The sentiments expressed by the President on this occasion deserve repeated emphasis. With all the fear and anger sweeping across the world during this time of crisis, we must remember the underlying principles of every open society. The current holder of the office often referred to as "leader of the free world" must be commended for speaking out to uphold fundamental human rights. If such values as freedom of religion and the necessity of dignity for all ethnic and cultural backgrounds were to be forgotten, that would be a tragedy with far more devastating consequences than the loss of life on September 11, 2001.
September 17, 2001
"Islam is Peace" Says President
Remarks by the President at Islamic Center of Washington, D.C.
3:12 P.M. EDT
THE PRESIDENT: Thank you all very much for your hospitality. We've just had a -- wide-ranging discussions on the matter at hand. Like the good folks standing with me, the American people were appalled and outraged at last Tuesday's attacks. And so were Muslims all across the world. Both Americans and Muslim friends and citizens, tax-paying citizens, and Muslims in nations were just appalled and could not believe what we saw on our TV screens.
These acts of violence against innocents violate the fundamental tenets of the Islamic faith. And it's important for my fellow Americans to understand that.
The English translation is not as eloquent as the original Arabic, but let me quote from the Koran, itself: In the long run, evil in the extreme will be the end of those who do evil. For that they rejected the signs of Allah and held them up to ridicule.
The face of terror is not the true faith of Islam. That's not what Islam is all about. Islam is peace. These terrorists don't represent peace. They represent evil and war.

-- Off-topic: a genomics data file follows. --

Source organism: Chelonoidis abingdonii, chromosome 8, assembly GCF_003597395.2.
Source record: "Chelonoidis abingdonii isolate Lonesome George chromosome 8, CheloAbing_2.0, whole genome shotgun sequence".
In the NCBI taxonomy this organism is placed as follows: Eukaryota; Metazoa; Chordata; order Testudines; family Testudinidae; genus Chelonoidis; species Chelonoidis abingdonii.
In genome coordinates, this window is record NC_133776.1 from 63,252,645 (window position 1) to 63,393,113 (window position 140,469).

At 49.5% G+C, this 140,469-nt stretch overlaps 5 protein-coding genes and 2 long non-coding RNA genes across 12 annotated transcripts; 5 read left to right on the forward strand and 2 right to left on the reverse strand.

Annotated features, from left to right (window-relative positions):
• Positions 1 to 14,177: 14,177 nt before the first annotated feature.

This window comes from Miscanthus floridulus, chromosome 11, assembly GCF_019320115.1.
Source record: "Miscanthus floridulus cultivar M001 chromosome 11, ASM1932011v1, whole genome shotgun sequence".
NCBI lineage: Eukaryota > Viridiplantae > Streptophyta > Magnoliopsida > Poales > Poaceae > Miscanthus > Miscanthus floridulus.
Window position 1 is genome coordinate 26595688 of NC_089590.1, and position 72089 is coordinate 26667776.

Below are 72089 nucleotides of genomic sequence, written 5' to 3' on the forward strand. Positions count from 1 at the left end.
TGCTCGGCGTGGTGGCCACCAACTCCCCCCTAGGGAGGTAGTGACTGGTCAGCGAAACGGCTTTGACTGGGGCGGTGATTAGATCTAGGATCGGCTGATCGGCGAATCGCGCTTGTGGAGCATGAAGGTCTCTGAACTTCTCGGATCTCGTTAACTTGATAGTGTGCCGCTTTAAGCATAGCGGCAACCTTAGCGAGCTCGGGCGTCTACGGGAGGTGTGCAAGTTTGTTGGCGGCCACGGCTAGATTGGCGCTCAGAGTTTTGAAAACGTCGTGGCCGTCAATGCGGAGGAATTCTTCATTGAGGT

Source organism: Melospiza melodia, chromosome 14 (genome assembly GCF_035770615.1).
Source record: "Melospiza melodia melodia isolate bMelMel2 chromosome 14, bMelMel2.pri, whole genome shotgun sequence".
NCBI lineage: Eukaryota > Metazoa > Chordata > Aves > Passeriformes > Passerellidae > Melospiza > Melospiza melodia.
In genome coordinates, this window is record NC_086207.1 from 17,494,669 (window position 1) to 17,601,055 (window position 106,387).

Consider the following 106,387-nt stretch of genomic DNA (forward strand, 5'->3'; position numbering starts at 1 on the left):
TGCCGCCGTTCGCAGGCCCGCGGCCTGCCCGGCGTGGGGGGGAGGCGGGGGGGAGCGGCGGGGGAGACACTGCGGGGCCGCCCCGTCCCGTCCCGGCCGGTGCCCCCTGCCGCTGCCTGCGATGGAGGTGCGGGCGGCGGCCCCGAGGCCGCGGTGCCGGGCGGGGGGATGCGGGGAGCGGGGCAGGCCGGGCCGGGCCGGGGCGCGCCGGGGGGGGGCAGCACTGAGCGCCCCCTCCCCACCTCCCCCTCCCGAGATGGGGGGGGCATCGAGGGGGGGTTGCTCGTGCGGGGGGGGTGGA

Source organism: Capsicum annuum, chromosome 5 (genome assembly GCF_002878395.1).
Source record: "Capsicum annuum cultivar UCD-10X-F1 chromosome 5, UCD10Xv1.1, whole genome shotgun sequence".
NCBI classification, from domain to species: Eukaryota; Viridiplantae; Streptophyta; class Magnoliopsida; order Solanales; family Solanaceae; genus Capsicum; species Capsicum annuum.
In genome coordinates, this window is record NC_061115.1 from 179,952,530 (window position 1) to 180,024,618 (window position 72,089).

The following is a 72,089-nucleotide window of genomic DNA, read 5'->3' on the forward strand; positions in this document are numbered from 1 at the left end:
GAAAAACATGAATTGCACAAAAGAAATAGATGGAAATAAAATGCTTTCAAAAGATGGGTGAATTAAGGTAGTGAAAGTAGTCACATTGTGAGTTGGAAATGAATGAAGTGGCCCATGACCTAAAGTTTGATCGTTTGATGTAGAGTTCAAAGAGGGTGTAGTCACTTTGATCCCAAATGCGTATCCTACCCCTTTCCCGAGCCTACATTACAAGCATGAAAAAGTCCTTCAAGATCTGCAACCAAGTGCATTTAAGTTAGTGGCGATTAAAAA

When we think of Islam we think of a faith that brings comfort to a billion people around the world. Billions of people find comfort and solace and peace. And that's made brothers and sisters out of every race -- out of every race.
America counts millions of Muslims amongst our citizens, and Muslims make an incredibly valuable contribution to our country. Muslims are doctors, lawyers, law professors, members of the military, entrepreneurs, shopkeepers, moms and dads. And they need to be treated with respect. In our anger and emotion, our fellow Americans must treat each other with respect.
Women who cover their heads in this country must feel comfortable going outside their homes. Moms who wear cover must be not intimidated in America. That's not the America I know. That's not the America I value.
I've been told that some fear to leave; some don't want to go shopping for their families; some don't want to go about their ordinary daily routines because, by wearing cover, they're afraid they'll be intimidated. That should not and that will not stand in America.
Those who feel like they can intimidate our fellow citizens to take out their anger don't represent the best of America, they represent the worst of humankind, and they should be ashamed of that kind of behavior.
This is a great country. It's a great country because we share the same values of respect and dignity and human worth. And it is my honor to be meeting with leaders who feel just the same way I do. They're outraged, they're sad. They love America just as much as I do.
I want to thank you all for giving me a chance to come by. And may God bless us all.
END - 3:19 P.M. EDT
(Text of President Bush's remarks adapted from: http://www.whitehouse.gov/news/releases/2001/09/20010917-11.html)